I Is a photon simply a vibration of the spacetime lattice?

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Is a photon simply a propagating vibration of the spacetime lattice similar to gravitational waves but at a different wavelength and amplitude, and the electron that creates it plucks a single lattice string rather than a bunch? Therefore it has no mass and travels differently through spacetime than massed entities, and it bends when the spacetime lattice bends near massive bodies...
 

Drakkith

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Is a photon simply a propagating vibration of the spacetime lattice similar to gravitational waves but at a different wavelength and amplitude
No. Spacetime is not a lattice. A lattice is broadly defined as a repeated arrangement of something, such as atoms in a metallic lattice or a repeated arrangement of points in group theory. Spacetime is continuous and is not composed of repeated structures like a lattice is.

Photons are fully described by Quantum Electrodynamics, and no evidence has yet arisen suggesting it is inaccurate or incorrect. QED also cannot be combined with General Relativity at this time.
 

Ibix

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No. For a start there is no "spacetime lattice". Spacetime is modelled as a smooth manifold.

A photon is an excited state of the electromagnetic field. A gravitational wave is part of spacetime, which you can view as a travelling wave. Light and gravitational waves are very different in a great many ways - notably one is a vector wave and the other a tensor wave.

They travel at the same speed (to the best of our knowledge) because ##c## is more or less the only available defined speed.
 
So perhaps the use of the word "lattice" is incorrect or imprecise, but the generation of propagating EM waves also involves moving electrons in alternating directions, and it correlates with how electrons release photons during a state change. It is consistent how electrons can impart spatial ripples that propagate out at c. If spacetime consisted of anything, it would seem like electrons had the ability to cause a propagating vibration along an invisible spacetime "string" in the direction of the propagation. How do we rule out the possibility that spacetime itself was the medium for the energy propagation and that itself was vibrating?
 
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Orodruin

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Electromagnetism is sourced by the electromagnetic current, gravitational effects are sourced by the stress-energy tensor. They are completely different concepts. Comparing things that they do share in common just using words is not going to change that.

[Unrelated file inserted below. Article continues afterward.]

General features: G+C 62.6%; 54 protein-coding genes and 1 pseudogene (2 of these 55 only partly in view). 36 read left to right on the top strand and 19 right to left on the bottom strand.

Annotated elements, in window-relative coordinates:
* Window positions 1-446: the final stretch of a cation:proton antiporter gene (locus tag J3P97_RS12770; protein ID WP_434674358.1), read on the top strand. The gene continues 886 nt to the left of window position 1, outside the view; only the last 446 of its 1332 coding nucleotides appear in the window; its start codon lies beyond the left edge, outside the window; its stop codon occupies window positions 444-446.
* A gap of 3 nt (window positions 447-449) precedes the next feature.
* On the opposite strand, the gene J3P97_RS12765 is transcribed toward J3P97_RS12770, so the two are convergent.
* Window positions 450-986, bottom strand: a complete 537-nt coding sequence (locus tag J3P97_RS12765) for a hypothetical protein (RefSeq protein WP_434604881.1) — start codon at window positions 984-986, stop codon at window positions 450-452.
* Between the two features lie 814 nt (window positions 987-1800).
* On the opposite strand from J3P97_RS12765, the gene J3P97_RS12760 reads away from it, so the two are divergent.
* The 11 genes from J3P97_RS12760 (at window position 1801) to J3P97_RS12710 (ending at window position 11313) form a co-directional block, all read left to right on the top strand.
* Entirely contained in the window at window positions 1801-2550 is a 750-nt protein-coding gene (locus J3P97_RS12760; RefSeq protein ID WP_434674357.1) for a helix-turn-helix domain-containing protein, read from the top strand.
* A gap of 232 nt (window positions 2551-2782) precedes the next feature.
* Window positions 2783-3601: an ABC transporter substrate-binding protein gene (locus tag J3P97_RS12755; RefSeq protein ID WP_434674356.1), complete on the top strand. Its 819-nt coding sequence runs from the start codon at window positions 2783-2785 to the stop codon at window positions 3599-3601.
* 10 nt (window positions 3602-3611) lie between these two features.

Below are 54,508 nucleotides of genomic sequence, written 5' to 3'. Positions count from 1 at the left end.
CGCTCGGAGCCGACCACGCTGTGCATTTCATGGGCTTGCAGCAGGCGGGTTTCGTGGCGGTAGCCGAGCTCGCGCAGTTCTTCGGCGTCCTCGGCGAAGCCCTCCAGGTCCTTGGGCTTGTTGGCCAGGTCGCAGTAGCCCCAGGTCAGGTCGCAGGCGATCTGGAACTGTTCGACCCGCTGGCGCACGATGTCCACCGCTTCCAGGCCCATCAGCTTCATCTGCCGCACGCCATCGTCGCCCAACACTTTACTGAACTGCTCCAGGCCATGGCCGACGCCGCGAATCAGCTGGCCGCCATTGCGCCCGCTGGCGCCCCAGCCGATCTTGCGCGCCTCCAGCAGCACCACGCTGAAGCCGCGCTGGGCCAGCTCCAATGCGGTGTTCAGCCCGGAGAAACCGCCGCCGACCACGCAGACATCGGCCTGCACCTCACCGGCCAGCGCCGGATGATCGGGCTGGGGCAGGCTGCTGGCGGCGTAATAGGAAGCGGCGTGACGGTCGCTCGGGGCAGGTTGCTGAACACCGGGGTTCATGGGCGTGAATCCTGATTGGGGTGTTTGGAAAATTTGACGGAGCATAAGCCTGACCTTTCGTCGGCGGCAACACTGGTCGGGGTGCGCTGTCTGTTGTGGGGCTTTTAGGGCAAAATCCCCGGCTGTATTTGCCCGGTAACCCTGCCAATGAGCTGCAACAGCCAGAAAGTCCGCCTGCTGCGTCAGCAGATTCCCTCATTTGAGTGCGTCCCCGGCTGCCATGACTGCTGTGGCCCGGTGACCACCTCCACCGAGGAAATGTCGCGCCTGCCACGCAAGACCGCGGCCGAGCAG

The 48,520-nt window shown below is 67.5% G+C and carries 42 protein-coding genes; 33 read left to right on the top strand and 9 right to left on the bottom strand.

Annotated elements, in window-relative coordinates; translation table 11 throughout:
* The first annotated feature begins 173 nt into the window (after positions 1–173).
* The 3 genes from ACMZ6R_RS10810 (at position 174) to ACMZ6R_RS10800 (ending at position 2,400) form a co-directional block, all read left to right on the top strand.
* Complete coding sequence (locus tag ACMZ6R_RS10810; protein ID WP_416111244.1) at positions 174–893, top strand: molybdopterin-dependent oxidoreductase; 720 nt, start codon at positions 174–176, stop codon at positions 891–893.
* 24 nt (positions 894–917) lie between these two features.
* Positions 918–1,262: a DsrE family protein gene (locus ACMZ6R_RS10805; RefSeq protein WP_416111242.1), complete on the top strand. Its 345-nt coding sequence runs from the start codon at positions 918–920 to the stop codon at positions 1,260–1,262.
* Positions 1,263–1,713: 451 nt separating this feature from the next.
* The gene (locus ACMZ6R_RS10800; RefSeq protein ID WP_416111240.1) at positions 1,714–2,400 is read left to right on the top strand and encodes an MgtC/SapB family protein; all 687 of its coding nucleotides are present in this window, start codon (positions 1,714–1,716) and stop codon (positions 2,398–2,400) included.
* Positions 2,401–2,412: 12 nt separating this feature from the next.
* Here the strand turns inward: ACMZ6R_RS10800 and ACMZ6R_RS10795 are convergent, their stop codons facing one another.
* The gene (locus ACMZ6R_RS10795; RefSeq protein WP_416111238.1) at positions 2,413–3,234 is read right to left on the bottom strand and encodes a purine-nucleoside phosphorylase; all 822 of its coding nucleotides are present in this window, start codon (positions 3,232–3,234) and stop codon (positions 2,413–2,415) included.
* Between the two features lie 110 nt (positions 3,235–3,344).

Ibix

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How do we rule out the possibility that spacetime itself was the medium for the energy propagation and that itself was vibrating?
One of Einstein's key realisations was that you can model gravity as spacetime curvature because everything reacts the same way to gravitational fields. The same cannot be said of electromagnetic fields - particle paths curve one way or the other or not at all depending on their charge. That makes it extremely difficult to view electromagnetic phenomena as anything like gravitational ones.

I believe there have been attempts to include fields other than gravity in the structure of spacetime (Kaluza-Klein theory for example). I don't think they were ever really successful.
 

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Gravity waves distort spacetime but light, or any electromagnetic wave, does not.
 
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How do we rule out the possibility that spacetime itself was the medium for the energy propagation and that itself was vibrating?
Easy. Waves that cause vibrations in spacetime as a medium are called gravitational waves. They are both theoretically and observationally distinct from electromagnetic waves.

Edit: @FactChecker for the win!
 

Ibix

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Gravity waves distort spacetime but light, or any electromagnetic wave, does not.
Nitpick: gravity waves are a kind of surface wave on water. Gravitational waves are what you mean.

Less nitpicky, electromagnetic waves have a non-zero energy density, so do lead to spacetime curvature. I believe the relevant class of solutions are called pp-wave spacetimes and don't generally include gravitational waves, but know little beyond that. Given the actual energy densities of practical EM waves, this is entirely irrelevant to anybody except theorists. The difference with gravitational waves is that they don't cause spacetime curvature, they are spacetime curvature.
 

FactChecker

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Is a photon simply a propagating vibration of the spacetime lattice similar to gravitational waves but at a different wavelength and amplitude,
You might be interested in this description of how gravity waves were detected. https://www.ligo.caltech.edu/WA/page/ligo-gw-interferometer